In Battle Over Decommissioning, US Navy Highlights Fleet's Weak Points
It's rare to hear the leaders of a major naval power give a detailed accounting of their fleet's weakest points, but the U.S. Navy's top leaders are doing just that as they petition Congress to retire the service's least battle-worthy vessels.
According to Navy Secretary Carlos Del Toro and Chief of Naval Operations Michael Gilday, the oldest amphibs and cruisers in commission are consuming maintenance funds while delivering little in the way of deployable warfighting capacity. Their solution: decommission nearly a dozen warships next year, including five cruisers, three amphibs, two Independence-class LCS and one submarine. The plan is controversial in Congress, especially as it will shrink the amphibious fleet in the near term - but the Navy's leaders say that it is essential to focus scarce resources on capable hulls.
"Look, you want to reduce maintenance delays and get the best bang for your buck for the American taxpayer? Well then get rid of those old ships that have been sitting in shipyards for up to three or four years," said Secretary Del Toro at the annual McAleese Defense Programs Conference. "As you open them up, you discover even more problem sets with them . . . [because] we've operated the living hell out of these ships. Proudly so. It's time to divest of them."
As an illustration, Del Toro said that on a recent visit to the amphib USS Germantown, he found that the ship's crane has been broken for six years. Her wooden well deck - the only wood-covered well deck left in the amphib fleet - is starting to break through. "Do you know how much it would cost to replace that wood deck? I don't know either, but I know it's a lot of money. And . . . what am I going to get out of that? Another year of operation?" he asked a reporter.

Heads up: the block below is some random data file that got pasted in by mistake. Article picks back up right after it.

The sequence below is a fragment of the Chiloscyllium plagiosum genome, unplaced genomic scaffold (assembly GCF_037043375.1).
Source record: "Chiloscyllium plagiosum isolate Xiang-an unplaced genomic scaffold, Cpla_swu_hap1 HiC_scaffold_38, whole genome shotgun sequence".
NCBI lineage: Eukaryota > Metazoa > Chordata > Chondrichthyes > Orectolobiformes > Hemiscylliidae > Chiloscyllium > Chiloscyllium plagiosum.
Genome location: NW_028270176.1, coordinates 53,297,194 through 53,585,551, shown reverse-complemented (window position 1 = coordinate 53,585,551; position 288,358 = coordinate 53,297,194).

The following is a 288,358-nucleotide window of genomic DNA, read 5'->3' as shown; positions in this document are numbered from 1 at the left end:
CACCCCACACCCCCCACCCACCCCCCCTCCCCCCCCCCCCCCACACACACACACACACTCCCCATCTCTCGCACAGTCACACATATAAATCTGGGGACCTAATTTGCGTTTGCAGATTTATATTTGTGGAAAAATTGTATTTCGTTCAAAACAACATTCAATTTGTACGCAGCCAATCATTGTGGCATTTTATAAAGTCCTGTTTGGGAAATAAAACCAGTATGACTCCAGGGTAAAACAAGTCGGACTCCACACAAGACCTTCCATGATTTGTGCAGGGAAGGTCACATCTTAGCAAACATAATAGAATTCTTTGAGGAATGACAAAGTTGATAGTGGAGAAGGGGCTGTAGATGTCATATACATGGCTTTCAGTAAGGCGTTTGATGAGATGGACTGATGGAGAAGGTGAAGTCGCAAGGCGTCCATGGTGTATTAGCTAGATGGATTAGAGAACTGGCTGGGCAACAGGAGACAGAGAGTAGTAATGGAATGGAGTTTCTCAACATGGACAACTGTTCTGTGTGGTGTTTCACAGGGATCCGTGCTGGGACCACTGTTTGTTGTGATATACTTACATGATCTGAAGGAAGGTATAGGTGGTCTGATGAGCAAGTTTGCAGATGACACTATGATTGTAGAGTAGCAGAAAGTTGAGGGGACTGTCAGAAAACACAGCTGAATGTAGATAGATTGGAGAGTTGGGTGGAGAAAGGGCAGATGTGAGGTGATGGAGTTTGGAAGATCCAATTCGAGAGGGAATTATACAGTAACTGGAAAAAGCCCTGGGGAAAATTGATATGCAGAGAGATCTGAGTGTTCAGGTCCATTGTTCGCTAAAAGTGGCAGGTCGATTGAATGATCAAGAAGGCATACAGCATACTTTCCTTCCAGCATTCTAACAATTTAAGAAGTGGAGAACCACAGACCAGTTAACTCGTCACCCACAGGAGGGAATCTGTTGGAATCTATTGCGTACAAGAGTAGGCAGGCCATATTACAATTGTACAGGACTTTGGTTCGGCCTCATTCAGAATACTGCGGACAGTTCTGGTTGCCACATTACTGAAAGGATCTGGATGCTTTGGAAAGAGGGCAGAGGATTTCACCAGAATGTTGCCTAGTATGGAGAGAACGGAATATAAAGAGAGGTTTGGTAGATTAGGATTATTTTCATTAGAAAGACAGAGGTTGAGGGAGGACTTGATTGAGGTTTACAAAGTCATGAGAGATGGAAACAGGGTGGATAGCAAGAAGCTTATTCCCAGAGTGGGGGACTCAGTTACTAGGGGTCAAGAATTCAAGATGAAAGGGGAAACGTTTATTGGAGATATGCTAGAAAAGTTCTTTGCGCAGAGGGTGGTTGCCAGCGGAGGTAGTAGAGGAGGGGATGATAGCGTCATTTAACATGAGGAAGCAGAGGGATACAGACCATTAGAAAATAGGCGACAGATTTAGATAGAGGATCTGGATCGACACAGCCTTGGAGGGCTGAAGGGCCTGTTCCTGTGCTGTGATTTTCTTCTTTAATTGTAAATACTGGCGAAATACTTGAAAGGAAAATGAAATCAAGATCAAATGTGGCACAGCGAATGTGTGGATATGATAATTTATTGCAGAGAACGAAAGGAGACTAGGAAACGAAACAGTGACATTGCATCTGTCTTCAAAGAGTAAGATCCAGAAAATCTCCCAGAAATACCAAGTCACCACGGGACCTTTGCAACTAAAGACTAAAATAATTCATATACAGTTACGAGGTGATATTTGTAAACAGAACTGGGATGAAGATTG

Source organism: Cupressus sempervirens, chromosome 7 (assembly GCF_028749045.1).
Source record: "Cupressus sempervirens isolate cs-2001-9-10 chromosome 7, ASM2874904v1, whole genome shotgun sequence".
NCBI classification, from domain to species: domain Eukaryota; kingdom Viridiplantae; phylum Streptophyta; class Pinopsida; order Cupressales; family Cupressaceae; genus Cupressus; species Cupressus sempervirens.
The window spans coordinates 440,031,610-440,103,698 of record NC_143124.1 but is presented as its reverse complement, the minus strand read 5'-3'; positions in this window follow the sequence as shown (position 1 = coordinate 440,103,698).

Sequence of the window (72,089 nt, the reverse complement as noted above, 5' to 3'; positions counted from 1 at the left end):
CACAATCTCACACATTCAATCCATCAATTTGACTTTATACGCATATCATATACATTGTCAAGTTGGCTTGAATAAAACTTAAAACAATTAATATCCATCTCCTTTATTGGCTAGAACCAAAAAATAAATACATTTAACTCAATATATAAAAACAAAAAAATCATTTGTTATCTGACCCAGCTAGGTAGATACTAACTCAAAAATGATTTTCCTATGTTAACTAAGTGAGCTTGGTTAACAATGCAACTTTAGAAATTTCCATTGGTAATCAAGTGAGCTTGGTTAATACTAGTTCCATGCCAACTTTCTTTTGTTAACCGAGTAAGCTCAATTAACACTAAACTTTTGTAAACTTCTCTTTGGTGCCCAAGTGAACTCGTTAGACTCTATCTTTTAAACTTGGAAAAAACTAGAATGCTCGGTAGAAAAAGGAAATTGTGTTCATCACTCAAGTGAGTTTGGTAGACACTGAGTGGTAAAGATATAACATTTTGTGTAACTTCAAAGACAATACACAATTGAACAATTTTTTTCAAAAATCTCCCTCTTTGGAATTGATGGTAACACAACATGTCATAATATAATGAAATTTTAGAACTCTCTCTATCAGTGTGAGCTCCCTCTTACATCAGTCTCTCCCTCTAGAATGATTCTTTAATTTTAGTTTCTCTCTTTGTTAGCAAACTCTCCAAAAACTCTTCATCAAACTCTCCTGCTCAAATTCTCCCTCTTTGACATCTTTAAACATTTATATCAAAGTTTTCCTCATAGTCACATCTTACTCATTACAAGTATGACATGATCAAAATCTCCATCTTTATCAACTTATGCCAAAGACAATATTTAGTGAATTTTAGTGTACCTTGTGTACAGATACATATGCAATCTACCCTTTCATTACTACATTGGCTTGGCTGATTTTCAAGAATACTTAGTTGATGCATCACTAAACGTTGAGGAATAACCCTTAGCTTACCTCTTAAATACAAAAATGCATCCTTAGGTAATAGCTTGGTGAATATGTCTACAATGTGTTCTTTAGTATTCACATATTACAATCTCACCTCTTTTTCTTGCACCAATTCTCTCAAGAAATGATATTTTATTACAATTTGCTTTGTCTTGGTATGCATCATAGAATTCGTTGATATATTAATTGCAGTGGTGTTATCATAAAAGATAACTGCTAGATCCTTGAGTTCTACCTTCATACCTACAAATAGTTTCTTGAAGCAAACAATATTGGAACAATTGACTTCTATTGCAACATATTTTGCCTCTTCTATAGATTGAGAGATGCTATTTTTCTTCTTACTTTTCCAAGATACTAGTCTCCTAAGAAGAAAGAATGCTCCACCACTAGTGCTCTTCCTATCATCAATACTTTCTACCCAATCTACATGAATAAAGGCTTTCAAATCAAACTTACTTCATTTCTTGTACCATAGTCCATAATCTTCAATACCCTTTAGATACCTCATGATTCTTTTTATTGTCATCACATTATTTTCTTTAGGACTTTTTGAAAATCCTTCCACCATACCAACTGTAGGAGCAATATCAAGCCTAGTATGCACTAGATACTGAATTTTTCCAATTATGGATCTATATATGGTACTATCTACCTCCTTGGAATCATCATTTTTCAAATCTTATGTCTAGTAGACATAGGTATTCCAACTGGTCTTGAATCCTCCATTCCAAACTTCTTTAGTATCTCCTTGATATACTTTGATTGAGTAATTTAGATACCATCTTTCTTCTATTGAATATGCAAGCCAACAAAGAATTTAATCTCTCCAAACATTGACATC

In a separate address, CNO Adm. Michael Gilday laid out the challenges facing the cruiser fleet, which the Navy has been pushing to downsize for years with limited success. Keeping them going is not a modernization problem, Gilday said - it's a structural problem, in the most literal sense.
"Its’ the hull. It’s the deckhouse. It’s the structural members of the ship. That’s really where the challenge is," Gilday said, as reported by USNI. "For cruisers as an example, I’m pulling them into Souda Bay, Crete or I’m pulling them into Djibouti during deployment to fix holes in the ship below the water line. I got water going into berthing compartments."
Some of these vessels are so challenging to repair or of so little use that they would not be deployed in wartime, he said. "Ships need to be workable and they need to be usable. So those ships that aren’t either – usable or workable – I might be able to replace those with something that’s a little bit more agile," Gilday concluded.